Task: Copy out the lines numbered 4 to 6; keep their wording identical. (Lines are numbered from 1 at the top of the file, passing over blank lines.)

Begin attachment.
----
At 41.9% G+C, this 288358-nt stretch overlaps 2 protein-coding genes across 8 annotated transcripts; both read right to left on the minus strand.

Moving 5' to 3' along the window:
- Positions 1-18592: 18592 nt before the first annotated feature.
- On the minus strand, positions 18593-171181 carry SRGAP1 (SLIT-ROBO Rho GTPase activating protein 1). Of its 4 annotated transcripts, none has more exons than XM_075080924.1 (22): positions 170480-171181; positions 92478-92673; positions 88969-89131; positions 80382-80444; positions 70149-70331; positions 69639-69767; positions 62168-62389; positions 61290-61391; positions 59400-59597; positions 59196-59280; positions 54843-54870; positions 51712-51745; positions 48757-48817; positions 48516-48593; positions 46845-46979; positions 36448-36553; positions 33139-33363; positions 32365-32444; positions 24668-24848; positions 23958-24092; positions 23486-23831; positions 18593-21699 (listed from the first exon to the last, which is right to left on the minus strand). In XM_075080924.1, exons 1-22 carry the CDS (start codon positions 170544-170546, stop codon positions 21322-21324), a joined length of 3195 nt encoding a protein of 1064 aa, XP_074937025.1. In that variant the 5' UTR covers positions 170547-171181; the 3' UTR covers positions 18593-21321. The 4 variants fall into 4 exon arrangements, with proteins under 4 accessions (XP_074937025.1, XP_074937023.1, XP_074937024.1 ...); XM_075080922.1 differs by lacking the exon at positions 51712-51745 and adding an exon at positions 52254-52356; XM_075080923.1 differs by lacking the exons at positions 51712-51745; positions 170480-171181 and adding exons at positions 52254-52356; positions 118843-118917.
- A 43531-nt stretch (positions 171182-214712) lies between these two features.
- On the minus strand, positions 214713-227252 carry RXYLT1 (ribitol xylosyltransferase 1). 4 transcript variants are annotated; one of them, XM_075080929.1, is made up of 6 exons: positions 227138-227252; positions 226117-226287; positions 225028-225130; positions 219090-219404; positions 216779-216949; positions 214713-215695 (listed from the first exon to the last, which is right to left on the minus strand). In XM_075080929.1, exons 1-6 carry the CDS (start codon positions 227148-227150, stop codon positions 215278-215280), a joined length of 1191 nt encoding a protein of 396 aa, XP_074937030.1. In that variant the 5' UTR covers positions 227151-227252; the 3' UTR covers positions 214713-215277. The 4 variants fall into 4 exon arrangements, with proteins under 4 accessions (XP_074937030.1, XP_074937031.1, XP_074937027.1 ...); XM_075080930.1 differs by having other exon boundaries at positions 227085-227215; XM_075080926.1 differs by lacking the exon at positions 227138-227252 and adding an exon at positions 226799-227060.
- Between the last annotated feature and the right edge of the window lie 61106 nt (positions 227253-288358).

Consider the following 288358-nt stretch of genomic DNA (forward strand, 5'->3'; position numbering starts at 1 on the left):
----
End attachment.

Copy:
- On the minus strand, positions 18593-171181 carry SRGAP1 (SLIT-ROBO Rho GTPase activating protein 1). Of its 4 annotated transcripts, none has more exons than XM_075080924.1 (22): positions 170480-171181; positions 92478-92673; positions 88969-89131; positions 80382-80444; positions 70149-70331; positions 69639-69767; positions 62168-62389; positions 61290-61391; positions 59400-59597; positions 59196-59280; positions 54843-54870; positions 51712-51745; positions 48757-48817; positions 48516-48593; positions 46845-46979; positions 36448-36553; positions 33139-33363; positions 32365-32444; positions 24668-24848; positions 23958-24092; positions 23486-23831; positions 18593-21699 (listed from the first exon to the last, which is right to left on the minus strand). In XM_075080924.1, exons 1-22 carry the CDS (start codon positions 170544-170546, stop codon positions 21322-21324), a joined length of 3195 nt encoding a protein of 1064 aa, XP_074937025.1. In that variant the 5' UTR covers positions 170547-171181; the 3' UTR covers positions 18593-21321. The 4 variants fall into 4 exon arrangements, with proteins under 4 accessions (XP_074937025.1, XP_074937023.1, XP_074937024.1 ...); XM_075080922.1 differs by lacking the exon at positions 51712-51745 and adding an exon at positions 52254-52356; XM_075080923.1 differs by lacking the exons at positions 51712-51745; positions 170480-171181 and adding exons at positions 52254-52356; positions 118843-118917.
- A 43531-nt stretch (positions 171182-214712) lies between these two features.
- On the minus strand, positions 214713-227252 carry RXYLT1 (ribitol xylosyltransferase 1). 4 transcript variants are annotated; one of them, XM_075080929.1, is made up of 6 exons: positions 227138-227252; positions 226117-226287; positions 225028-225130; positions 219090-219404; positions 216779-216949; positions 214713-215695 (listed from the first exon to the last, which is right to left on the minus strand). In XM_075080929.1, exons 1-6 carry the CDS (start codon positions 227148-227150, stop codon positions 215278-215280), a joined length of 1191 nt encoding a protein of 396 aa, XP_074937030.1. In that variant the 5' UTR covers positions 227151-227252; the 3' UTR covers positions 214713-215277. The 4 variants fall into 4 exon arrangements, with proteins under 4 accessions (XP_074937030.1, XP_074937031.1, XP_074937027.1 ...); XM_075080930.1 differs by having other exon boundaries at positions 227085-227215; XM_075080926.1 differs by lacking the exon at positions 227138-227252 and adding an exon at positions 226799-227060.